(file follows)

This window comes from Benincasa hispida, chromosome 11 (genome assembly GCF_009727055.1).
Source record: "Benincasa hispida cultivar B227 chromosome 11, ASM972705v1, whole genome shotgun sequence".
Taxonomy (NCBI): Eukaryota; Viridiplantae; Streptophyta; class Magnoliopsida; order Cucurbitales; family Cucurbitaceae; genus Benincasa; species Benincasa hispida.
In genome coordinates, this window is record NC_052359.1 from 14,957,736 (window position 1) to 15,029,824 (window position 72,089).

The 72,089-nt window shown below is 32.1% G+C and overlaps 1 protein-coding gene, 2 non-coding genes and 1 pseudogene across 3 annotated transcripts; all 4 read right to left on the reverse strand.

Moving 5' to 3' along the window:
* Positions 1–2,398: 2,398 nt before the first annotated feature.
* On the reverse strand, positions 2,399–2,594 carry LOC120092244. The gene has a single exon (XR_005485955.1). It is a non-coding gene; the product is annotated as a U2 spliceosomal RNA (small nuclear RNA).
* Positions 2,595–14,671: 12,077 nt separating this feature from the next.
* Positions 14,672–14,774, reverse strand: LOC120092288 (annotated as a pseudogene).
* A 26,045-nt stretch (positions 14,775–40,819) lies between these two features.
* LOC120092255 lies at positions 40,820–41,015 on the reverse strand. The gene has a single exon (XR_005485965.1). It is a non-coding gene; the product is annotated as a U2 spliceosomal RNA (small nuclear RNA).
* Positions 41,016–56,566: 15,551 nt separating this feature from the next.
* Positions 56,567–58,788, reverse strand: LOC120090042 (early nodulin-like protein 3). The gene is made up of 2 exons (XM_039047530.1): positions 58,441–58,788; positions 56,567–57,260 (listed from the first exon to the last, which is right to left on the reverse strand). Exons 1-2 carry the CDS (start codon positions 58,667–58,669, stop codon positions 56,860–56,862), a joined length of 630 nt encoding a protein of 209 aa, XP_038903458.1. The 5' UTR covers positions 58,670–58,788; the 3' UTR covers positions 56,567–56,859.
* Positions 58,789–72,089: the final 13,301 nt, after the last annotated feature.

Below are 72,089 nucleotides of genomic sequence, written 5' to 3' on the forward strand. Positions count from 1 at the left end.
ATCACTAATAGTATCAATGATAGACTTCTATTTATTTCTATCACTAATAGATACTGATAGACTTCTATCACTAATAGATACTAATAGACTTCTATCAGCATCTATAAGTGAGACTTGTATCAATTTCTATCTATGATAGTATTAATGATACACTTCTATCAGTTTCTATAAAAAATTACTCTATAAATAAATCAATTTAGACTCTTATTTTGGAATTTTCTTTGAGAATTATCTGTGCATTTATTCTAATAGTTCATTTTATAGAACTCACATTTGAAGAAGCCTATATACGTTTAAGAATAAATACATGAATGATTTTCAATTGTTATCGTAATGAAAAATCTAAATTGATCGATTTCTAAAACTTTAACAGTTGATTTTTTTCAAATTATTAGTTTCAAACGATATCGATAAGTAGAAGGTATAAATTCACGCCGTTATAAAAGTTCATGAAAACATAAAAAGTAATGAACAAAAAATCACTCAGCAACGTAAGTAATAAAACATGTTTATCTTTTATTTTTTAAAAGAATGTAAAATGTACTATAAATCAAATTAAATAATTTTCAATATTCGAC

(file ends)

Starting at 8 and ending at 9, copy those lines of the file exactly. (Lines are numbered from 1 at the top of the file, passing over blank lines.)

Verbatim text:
* On the reverse strand, positions 2,399–2,594 carry LOC120092244. The gene has a single exon (XR_005485955.1). It is a non-coding gene; the product is annotated as a U2 spliceosomal RNA (small nuclear RNA).
* Positions 2,595–14,671: 12,077 nt separating this feature from the next.